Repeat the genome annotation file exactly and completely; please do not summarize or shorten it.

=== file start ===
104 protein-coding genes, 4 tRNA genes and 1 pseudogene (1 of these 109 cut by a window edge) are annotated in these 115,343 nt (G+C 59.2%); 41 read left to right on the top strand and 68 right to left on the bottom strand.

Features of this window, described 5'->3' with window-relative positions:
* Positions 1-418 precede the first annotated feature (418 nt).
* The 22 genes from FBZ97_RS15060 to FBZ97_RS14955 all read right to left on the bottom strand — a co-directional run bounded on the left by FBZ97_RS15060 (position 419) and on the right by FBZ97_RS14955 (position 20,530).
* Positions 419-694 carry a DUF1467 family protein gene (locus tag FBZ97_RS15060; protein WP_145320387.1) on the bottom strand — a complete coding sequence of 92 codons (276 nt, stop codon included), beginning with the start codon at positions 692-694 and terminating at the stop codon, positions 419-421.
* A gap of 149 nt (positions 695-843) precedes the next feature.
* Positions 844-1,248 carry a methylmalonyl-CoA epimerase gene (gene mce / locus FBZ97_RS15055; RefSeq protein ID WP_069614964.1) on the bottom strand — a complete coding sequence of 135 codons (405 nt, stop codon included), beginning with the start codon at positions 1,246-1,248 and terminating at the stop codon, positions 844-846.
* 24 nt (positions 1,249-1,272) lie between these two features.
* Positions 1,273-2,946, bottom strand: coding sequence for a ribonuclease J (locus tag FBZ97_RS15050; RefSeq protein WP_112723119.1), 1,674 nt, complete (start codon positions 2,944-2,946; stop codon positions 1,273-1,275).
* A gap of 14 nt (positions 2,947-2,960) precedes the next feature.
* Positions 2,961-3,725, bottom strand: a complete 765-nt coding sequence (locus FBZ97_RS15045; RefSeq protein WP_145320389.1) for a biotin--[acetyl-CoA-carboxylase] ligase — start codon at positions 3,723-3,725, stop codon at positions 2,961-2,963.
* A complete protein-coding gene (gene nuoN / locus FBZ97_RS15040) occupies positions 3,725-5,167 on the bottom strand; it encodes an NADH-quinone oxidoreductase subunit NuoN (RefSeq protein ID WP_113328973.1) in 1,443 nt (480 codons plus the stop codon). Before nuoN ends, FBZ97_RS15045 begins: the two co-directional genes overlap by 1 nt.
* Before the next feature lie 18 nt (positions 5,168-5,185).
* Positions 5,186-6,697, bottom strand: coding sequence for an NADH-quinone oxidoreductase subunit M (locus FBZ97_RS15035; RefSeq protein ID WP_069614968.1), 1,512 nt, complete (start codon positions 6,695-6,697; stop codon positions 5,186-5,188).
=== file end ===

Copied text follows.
104 protein-coding genes, 4 tRNA genes and 1 pseudogene (1 of these 109 cut by a window edge) are annotated in these 115,343 nt (G+C 59.2%); 41 read left to right on the top strand and 68 right to left on the bottom strand.

Features of this window, described 5'->3' with window-relative positions:
* Positions 1-418 precede the first annotated feature (418 nt).
* The 22 genes from FBZ97_RS15060 to FBZ97_RS14955 all read right to left on the bottom strand — a co-directional run bounded on the left by FBZ97_RS15060 (position 419) and on the right by FBZ97_RS14955 (position 20,530).
* Positions 419-694 carry a DUF1467 family protein gene (locus tag FBZ97_RS15060; protein WP_145320387.1) on the bottom strand — a complete coding sequence of 92 codons (276 nt, stop codon included), beginning with the start codon at positions 692-694 and terminating at the stop codon, positions 419-421.
* A gap of 149 nt (positions 695-843) precedes the next feature.
* Positions 844-1,248 carry a methylmalonyl-CoA epimerase gene (gene mce / locus FBZ97_RS15055; RefSeq protein ID WP_069614964.1) on the bottom strand — a complete coding sequence of 135 codons (405 nt, stop codon included), beginning with the start codon at positions 1,246-1,248 and terminating at the stop codon, positions 844-846.
* 24 nt (positions 1,249-1,272) lie between these two features.
* Positions 1,273-2,946, bottom strand: coding sequence for a ribonuclease J (locus tag FBZ97_RS15050; RefSeq protein WP_112723119.1), 1,674 nt, complete (start codon positions 2,944-2,946; stop codon positions 1,273-1,275).
* A gap of 14 nt (positions 2,947-2,960) precedes the next feature.
* Positions 2,961-3,725, bottom strand: a complete 765-nt coding sequence (locus FBZ97_RS15045; RefSeq protein WP_145320389.1) for a biotin--[acetyl-CoA-carboxylase] ligase — start codon at positions 3,723-3,725, stop codon at positions 2,961-2,963.
* A complete protein-coding gene (gene nuoN / locus FBZ97_RS15040) occupies positions 3,725-5,167 on the bottom strand; it encodes an NADH-quinone oxidoreductase subunit NuoN (RefSeq protein ID WP_113328973.1) in 1,443 nt (480 codons plus the stop codon). Before nuoN ends, FBZ97_RS15045 begins: the two co-directional genes overlap by 1 nt.
* Before the next feature lie 18 nt (positions 5,168-5,185).
* Positions 5,186-6,697, bottom strand: coding sequence for an NADH-quinone oxidoreductase subunit M (locus FBZ97_RS15035; RefSeq protein ID WP_069614968.1), 1,512 nt, complete (start codon positions 6,695-6,697; stop codon positions 5,186-5,188).